Lani Says: Where the Wild Things Are

2019 Editions Lani Tunzi March

by Lani Tunzi

Once upon a time, it was rare to see a coyote. Now, coyotes are a common sight in Eagle Rock and other NELA neighborhoods, often seen isolated trotting down the sidewalks or heard howling in packs.

And we’re about to see and hear more of them. After a mating month in February, pups will be born in April and May – and the newborn litters will require coyotes to hunt around the clock. Urban coyotes are mostly nocturnal or out and about in the early morning and at sunset. But when they have families to feed, coyotes can be seen at virtually anytime.

However, an actual encounter with a coyote would be rare, because coyotes establish patterns that don’t interfere with humans. If against all odds, you find yourself one-on-one with a coyote, it is advised to stand tall and maintain eye contact, making loud sounds and big movements to discourage any further interaction.

While coyotes don’t pose much of a threat to humans, they are a threat to pets. A coyote’s natural diet includes rodents and fruits, but they will prey on small dogs and cats that they find in backyards, front yards or roaming the neighborhood.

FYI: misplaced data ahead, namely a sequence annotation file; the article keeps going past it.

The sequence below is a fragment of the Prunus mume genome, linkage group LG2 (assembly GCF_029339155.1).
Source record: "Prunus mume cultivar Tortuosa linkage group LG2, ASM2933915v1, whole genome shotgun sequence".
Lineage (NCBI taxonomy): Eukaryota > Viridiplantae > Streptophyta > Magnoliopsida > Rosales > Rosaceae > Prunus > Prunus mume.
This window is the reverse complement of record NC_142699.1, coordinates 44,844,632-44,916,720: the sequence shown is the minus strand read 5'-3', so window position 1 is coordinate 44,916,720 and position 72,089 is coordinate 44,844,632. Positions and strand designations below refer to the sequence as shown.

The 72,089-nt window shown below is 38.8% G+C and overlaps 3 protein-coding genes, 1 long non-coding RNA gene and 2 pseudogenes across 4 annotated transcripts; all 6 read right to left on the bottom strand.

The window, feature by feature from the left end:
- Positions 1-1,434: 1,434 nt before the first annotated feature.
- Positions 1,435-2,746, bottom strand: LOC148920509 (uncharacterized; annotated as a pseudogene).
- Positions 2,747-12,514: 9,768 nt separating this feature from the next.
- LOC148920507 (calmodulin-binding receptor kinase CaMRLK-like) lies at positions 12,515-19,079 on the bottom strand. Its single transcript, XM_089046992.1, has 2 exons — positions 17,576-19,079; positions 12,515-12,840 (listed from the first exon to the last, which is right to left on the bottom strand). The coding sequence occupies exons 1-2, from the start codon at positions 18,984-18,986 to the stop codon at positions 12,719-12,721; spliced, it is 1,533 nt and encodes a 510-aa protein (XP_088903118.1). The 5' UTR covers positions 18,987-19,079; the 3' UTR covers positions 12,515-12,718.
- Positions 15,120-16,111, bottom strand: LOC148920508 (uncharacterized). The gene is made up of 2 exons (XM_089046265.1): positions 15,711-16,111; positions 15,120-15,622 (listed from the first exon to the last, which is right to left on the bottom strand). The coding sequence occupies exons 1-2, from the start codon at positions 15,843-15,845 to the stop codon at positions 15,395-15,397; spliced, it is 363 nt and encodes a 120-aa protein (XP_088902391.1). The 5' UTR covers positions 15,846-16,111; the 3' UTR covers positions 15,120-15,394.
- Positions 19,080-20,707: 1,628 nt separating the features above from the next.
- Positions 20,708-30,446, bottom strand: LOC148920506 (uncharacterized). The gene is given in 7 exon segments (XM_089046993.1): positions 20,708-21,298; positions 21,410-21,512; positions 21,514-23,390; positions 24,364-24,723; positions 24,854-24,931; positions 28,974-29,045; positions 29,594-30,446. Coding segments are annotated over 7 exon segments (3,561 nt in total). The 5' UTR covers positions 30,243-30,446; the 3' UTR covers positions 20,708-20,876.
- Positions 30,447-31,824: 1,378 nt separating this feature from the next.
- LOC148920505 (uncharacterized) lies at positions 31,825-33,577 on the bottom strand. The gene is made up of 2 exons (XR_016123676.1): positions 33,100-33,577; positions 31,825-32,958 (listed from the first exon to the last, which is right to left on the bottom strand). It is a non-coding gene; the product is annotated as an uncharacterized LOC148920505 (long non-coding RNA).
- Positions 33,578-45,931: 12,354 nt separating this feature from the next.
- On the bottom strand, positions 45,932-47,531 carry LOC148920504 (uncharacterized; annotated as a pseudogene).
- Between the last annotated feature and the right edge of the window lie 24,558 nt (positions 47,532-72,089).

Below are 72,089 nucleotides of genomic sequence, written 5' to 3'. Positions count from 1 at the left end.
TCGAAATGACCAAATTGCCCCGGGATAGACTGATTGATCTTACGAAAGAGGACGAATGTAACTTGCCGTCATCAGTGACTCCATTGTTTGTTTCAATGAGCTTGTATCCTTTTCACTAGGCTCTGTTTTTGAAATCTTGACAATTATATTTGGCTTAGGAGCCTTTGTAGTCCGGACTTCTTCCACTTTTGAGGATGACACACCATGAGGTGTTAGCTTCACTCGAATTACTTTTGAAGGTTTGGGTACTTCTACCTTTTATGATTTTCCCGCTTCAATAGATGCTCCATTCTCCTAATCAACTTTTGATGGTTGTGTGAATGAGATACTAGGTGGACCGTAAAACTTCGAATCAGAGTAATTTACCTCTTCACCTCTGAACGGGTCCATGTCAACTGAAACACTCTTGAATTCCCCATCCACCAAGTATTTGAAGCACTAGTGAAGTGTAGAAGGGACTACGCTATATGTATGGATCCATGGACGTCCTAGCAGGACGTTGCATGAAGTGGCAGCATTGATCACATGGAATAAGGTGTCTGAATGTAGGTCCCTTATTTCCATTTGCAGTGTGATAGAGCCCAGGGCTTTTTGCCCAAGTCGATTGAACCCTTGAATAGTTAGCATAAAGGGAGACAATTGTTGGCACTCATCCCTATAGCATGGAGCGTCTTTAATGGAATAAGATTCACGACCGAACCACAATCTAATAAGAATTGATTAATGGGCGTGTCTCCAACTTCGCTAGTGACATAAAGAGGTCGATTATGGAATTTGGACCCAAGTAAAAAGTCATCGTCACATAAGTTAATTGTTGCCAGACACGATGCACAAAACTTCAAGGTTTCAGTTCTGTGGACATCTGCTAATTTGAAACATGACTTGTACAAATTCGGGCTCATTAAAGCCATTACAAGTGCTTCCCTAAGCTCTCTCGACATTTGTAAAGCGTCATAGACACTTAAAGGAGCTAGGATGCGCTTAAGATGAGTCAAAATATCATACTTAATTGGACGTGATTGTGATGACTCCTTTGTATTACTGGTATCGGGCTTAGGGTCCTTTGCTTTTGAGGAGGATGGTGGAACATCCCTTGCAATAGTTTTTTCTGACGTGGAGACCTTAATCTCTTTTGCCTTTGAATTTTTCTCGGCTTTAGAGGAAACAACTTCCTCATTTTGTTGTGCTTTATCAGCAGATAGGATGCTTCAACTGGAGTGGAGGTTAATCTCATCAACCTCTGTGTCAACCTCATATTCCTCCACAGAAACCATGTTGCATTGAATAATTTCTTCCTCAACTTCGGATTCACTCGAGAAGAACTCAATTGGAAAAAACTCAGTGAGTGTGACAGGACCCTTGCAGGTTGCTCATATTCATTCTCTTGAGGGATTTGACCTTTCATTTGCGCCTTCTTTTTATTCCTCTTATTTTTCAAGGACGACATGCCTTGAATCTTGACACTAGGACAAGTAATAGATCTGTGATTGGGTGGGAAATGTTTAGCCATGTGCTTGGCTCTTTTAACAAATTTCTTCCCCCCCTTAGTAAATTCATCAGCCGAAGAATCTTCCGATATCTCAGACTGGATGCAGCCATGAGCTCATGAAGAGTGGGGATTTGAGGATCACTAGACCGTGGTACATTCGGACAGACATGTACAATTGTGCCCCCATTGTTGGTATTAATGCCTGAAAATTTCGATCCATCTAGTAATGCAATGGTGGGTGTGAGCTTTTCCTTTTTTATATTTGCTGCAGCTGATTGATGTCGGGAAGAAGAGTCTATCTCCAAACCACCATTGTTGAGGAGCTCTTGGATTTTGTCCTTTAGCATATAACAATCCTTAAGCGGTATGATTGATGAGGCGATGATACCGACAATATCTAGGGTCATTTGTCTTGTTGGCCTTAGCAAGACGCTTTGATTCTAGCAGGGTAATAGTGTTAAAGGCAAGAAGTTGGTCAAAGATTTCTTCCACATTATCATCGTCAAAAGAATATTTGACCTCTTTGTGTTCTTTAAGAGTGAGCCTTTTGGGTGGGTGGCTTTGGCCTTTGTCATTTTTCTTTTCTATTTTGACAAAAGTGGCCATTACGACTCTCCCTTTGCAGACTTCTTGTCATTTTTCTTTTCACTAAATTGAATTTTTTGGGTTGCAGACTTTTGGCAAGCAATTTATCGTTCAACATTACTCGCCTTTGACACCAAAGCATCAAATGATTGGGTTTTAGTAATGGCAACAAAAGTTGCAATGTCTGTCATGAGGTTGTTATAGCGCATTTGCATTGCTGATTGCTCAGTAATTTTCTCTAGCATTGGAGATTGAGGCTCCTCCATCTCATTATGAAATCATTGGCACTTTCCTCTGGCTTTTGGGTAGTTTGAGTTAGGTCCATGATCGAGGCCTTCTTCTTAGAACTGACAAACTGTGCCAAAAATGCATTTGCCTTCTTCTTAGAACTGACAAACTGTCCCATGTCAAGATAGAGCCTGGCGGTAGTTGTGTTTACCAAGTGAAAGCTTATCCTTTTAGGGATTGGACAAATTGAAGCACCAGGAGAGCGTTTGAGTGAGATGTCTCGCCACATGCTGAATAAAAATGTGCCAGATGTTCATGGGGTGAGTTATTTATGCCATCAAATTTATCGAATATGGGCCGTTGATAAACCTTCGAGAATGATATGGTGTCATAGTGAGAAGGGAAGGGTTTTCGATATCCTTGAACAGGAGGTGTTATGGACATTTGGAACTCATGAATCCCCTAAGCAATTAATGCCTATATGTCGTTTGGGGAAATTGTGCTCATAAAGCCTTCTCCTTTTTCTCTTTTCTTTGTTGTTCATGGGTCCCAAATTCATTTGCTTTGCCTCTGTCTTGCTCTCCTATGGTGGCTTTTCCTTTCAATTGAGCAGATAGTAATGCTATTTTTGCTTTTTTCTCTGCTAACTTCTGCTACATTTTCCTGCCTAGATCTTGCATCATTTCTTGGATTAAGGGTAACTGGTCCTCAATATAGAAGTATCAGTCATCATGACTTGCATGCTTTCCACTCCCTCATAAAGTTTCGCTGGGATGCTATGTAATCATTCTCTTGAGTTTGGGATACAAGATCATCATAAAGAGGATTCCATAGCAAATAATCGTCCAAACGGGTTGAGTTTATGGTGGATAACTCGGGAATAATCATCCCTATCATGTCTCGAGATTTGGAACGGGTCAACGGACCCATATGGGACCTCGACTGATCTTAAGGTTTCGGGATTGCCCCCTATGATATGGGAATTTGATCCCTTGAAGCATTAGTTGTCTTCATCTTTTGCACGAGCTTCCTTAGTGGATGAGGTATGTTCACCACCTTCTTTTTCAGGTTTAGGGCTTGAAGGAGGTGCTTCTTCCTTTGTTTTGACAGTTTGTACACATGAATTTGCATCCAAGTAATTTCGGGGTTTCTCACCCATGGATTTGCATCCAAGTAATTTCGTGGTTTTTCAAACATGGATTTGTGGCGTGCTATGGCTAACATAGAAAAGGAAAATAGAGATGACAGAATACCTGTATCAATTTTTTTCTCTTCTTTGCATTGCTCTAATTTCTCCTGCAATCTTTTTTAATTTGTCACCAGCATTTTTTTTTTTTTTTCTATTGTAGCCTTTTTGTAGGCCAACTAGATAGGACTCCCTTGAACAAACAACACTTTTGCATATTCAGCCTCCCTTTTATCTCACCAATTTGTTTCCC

According to the Urban Coyote Initiative, a team of photographers and scientists dedicated to tracking and maintaining the lively presence of coyotes, the simplest way to avoid any negative interactions is to avoid feeding coyotes in any way. So, make sure to close up your trash cans, pick up fallen fruits that may be dotting your lawn and sidewalks – and keep your pets inside.

As the weather warms up, be especially mindful not to let your pet into your yard unattended or anywhere outside off-leash.

The coyotes are out there, on their hillsides and street corners, reminding us with their midnight howls that they are residents of NELA just as much as we are.
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Lani Tunzi is in the 11th grade at Eagle Rock High School.


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